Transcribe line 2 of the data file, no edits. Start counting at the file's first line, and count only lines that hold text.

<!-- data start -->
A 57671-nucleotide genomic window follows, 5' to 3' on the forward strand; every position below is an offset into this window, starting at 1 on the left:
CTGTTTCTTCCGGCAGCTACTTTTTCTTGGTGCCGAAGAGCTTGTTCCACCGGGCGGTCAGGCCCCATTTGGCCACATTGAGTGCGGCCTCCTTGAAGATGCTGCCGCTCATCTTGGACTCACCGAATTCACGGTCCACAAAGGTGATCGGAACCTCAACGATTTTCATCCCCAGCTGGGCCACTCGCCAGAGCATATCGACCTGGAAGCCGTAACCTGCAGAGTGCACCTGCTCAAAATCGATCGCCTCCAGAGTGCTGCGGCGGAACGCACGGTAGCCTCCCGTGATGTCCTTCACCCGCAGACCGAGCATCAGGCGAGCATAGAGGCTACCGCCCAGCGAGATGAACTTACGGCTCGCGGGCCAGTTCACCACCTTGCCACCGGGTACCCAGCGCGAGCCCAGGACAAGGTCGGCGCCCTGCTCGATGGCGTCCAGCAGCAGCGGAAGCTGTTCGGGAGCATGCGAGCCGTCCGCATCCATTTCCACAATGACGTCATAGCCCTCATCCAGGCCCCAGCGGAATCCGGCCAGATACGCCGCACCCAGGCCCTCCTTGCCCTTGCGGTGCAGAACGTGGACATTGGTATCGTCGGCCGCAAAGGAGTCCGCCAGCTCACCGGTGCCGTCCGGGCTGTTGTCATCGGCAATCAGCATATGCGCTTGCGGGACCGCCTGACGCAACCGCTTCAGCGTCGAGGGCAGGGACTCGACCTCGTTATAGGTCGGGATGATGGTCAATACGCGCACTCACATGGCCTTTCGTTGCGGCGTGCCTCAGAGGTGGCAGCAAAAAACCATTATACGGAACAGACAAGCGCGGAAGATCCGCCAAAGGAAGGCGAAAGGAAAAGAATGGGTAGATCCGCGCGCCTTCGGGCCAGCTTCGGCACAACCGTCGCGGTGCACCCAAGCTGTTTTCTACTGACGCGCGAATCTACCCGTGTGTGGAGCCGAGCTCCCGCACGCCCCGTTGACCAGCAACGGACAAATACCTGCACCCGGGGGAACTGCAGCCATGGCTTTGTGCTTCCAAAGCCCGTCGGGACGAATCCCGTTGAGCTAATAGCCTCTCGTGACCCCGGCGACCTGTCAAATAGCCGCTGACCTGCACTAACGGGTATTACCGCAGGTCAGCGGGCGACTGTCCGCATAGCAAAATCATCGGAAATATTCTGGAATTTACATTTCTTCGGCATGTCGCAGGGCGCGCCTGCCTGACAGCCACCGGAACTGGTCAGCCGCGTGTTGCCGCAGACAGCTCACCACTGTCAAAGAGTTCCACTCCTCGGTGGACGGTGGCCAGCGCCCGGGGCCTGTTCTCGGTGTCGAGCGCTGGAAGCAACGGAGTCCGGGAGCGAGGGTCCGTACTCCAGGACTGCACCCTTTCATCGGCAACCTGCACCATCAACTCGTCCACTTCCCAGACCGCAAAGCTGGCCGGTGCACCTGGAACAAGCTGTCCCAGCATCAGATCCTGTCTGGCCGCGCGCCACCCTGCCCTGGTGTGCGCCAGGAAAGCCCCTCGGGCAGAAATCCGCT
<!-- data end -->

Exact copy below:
CTGTTTCTTCCGGCAGCTACTTTTTCTTGGTGCCGAAGAGCTTGTTCCACCGGGCGGTCAGGCCCCATTTGGCCACATTGAGTGCGGCCTCCTTGAAGATGCTGCCGCTCATCTTGGACTCACCGAATTCACGGTCCACAAAGGTGATCGGAACCTCAACGATTTTCATCCCCAGCTGGGCCACTCGCCAGAGCATATCGACCTGGAAGCCGTAACCTGCAGAGTGCACCTGCTCAAAATCGATCGCCTCCAGAGTGCTGCGGCGGAACGCACGGTAGCCTCCCGTGATGTCCTTCACCCGCAGACCGAGCATCAGGCGAGCATAGAGGCTACCGCCCAGCGAGATGAACTTACGGCTCGCGGGCCAGTTCACCACCTTGCCACCGGGTACCCAGCGCGAGCCCAGGACAAGGTCGGCGCCCTGCTCGATGGCGTCCAGCAGCAGCGGAAGCTGTTCGGGAGCATGCGAGCCGTCCGCATCCATTTCCACAATGACGTCATAGCCCTCATCCAGGCCCCAGCGGAATCCGGCCAGATACGCCGCACCCAGGCCCTCCTTGCCCTTGCGGTGCAGAACGTGGACATTGGTATCGTCGGCCGCAAAGGAGTCCGCCAGCTCACCGGTGCCGTCCGGGCTGTTGTCATCGGCAATCAGCATATGCGCTTGCGGGACCGCCTGACGCAACCGCTTCAGCGTCGAGGGCAGGGACTCGACCTCGTTATAGGTCGGGATGATGGTCAATACGCGCACTCACATGGCCTTTCGTTGCGGCGTGCCTCAGAGGTGGCAGCAAAAAACCATTATACGGAACAGACAAGCGCGGAAGATCCGCCAAAGGAAGGCGAAAGGAAAAGAATGGGTAGATCCGCGCGCCTTCGGGCCAGCTTCGGCACAACCGTCGCGGTGCACCCAAGCTGTTTTCTACTGACGCGCGAATCTACCCGTGTGTGGAGCCGAGCTCCCGCACGCCCCGTTGACCAGCAACGGACAAATACCTGCACCCGGGGGAACTGCAGCCATGGCTTTGTGCTTCCAAAGCCCGTCGGGACGAATCCCGTTGAGCTAATAGCCTCTCGTGACCCCGGCGACCTGTCAAATAGCCGCTGACCTGCACTAACGGGTATTACCGCAGGTCAGCGGGCGACTGTCCGCATAGCAAAATCATCGGAAATATTCTGGAATTTACATTTCTTCGGCATGTCGCAGGGCGCGCCTGCCTGACAGCCACCGGAACTGGTCAGCCGCGTGTTGCCGCAGACAGCTCACCACTGTCAAAGAGTTCCACTCCTCGGTGGACGGTGGCCAGCGCCCGGGGCCTGTTCTCGGTGTCGAGCGCTGGAAGCAACGGAGTCCGGGAGCGAGGGTCCGTACTCCAGGACTGCACCCTTTCATCGGCAACCTGCACCATCAACTCGTCCACTTCCCAGACCGCAAAGCTGGCCGGTGCACCTGGAACAAGCTGTCCCAGCATCAGATCCTGTCTGGCCGCGCGCCACCCTGCCCTGGTGTGCGCCAGGAAAGCCCCTCGGGCAGAAATCCGCT